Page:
Peace through strength

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Phrase was popularized by Reagan

Peace through strength is a principle which stands in recognition that having the ability to repel a bad actor is the best way to preserve peace. The phrase was popularized by Ronald Reagan and has been included as a part of every Republican Party platform since 1980. The concept goes back further than the 20th century. It has been associated with President George Washington and may have been described by leaders going as far back as the Roman Emperor Hadrian.

Founding Fathers

The concept appears more than once in the Federalist Papers. In Federalist No. 4, John Jay argued for peace through strength by pointing out that union (of the 13 states) "and a good national government as necessary to put and keep them in SUCH A SITUATION as, instead of INVITING war, will tend to repress and discourage it".[1] In Federalist No. 24, Alexander Hamilton also argues for peace through strength, stating that strong garrisons at the west and a navy in the east will protect the union from the threat of Britain and Spain.

In The first President, George Washington, enunciated a policy of peace through strength in his fifth annual message to Congress, the 1793 State of the Union Address.[2][3] He said:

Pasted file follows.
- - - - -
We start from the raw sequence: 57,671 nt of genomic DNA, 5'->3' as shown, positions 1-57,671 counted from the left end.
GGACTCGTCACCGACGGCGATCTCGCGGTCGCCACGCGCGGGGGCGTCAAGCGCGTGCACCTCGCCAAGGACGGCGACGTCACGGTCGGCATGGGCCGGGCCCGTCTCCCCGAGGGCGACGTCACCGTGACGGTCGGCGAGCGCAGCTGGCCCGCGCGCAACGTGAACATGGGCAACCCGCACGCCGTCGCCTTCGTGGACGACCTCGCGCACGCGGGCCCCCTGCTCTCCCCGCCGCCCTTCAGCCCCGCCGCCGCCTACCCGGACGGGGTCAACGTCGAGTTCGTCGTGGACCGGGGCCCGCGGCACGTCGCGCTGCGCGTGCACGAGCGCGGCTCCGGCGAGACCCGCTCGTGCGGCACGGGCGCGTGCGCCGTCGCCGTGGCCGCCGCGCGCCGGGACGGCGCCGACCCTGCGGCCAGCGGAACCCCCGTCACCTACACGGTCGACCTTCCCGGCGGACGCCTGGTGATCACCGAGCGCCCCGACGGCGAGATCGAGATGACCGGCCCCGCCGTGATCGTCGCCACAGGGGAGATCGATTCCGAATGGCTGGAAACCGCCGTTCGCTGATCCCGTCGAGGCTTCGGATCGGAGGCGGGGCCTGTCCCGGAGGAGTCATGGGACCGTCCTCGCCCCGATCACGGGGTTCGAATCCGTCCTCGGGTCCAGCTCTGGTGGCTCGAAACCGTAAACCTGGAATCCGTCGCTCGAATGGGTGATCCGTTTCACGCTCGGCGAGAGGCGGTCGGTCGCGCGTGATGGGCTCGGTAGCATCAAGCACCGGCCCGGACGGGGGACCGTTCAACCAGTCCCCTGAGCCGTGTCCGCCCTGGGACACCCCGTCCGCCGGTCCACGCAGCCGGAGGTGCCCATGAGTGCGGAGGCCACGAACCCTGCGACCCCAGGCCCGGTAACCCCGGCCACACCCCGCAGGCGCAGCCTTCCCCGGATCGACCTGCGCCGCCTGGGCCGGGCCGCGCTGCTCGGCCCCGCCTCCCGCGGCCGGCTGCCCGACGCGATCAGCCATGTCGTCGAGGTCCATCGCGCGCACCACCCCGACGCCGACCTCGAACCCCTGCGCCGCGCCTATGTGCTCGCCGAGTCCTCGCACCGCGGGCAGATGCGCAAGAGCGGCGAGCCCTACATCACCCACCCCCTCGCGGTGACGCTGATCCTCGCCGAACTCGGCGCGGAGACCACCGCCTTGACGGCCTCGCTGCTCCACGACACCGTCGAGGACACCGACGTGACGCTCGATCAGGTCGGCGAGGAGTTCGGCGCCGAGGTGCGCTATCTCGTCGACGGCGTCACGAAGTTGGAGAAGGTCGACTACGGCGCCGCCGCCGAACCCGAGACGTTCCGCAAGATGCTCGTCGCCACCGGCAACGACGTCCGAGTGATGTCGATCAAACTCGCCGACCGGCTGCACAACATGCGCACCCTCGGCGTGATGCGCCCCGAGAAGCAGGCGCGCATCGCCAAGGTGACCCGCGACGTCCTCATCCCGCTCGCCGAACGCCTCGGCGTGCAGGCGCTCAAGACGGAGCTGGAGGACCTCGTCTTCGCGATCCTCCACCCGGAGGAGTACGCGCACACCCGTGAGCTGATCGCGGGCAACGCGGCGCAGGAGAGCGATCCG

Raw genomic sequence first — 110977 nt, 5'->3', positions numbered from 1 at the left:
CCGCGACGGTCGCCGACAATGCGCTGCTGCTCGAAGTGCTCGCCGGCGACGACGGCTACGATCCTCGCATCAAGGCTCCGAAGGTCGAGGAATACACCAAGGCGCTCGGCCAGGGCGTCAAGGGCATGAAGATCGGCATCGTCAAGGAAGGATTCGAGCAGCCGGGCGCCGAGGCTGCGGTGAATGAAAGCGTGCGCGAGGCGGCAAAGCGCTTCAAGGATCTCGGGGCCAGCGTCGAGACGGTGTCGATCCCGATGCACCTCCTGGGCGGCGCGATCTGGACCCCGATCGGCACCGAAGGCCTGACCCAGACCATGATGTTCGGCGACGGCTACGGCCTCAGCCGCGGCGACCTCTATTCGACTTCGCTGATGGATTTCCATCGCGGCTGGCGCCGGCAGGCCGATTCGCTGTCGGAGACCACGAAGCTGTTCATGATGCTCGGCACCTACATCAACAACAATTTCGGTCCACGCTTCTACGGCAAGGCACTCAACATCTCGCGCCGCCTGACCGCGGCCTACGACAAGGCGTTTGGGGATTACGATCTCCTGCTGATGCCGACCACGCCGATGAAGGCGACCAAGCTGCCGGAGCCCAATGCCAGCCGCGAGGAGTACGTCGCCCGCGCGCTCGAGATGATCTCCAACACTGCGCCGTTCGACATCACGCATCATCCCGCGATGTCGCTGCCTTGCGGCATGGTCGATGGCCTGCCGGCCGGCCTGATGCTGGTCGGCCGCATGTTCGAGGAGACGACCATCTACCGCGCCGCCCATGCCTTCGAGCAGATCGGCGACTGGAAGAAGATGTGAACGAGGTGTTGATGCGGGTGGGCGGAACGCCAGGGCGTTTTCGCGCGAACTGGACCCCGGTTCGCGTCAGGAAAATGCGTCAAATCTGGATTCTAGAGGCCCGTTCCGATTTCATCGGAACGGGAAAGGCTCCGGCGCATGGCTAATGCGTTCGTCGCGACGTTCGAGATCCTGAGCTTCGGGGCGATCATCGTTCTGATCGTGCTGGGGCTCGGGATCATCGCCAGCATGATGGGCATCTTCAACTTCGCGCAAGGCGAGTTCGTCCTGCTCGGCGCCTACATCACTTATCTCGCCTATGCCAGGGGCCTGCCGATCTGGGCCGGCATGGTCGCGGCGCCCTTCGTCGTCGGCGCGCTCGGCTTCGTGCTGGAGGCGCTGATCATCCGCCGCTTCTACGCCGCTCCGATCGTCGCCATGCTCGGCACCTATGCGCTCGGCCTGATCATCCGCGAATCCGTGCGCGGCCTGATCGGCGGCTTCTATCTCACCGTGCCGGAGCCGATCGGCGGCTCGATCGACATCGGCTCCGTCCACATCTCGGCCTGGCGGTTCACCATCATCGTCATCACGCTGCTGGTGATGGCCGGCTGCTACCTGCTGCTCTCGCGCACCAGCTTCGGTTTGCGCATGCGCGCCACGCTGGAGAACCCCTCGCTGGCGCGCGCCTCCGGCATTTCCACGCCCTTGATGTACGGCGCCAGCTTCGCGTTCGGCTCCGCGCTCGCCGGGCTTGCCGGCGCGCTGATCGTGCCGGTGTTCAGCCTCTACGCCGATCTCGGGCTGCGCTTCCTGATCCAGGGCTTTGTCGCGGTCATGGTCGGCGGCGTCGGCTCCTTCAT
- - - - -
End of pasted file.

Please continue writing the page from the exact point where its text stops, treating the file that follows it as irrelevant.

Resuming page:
"There is a rank due to the United States among nations which will be withheld, if not absolutely lost, by the reputation of weakness. If we desire to avoid insult, we must be able to repel it; if we desire to secure peace, one of the most powerful instruments of our rising prosperity, it must be known that we are at all times ready for war."[4]

Reagan Doctrine

For a more detailed treatment, see Reagan Doctrine.

President Ronald Reagan spoke of peace through strength. Most notably, he spoke of it on February 26, 1986:[5]

One cannot sit in this office reviewing intelligence on the military threat we face, making decisions from arms control to Libya to the Philippines, without having that concern for America's security weigh constantly on your mind. We know that peace is the condition under which mankind was meant to flourish. Yet peace does not exist of its own will. It depends on us, on our courage to build it and guard it and pass it on to future generations. George Washington's words may seem hard and cold today, but history has proven him right again and again. ``To be prepared for war, he said, ``is one of the most effective means of preserving peace. Well, to those who think strength provokes conflict, Will Rogers had his own answer. He said of the world heavyweight champion of his day: ``I've never seen anyone insult Jack Dempsey.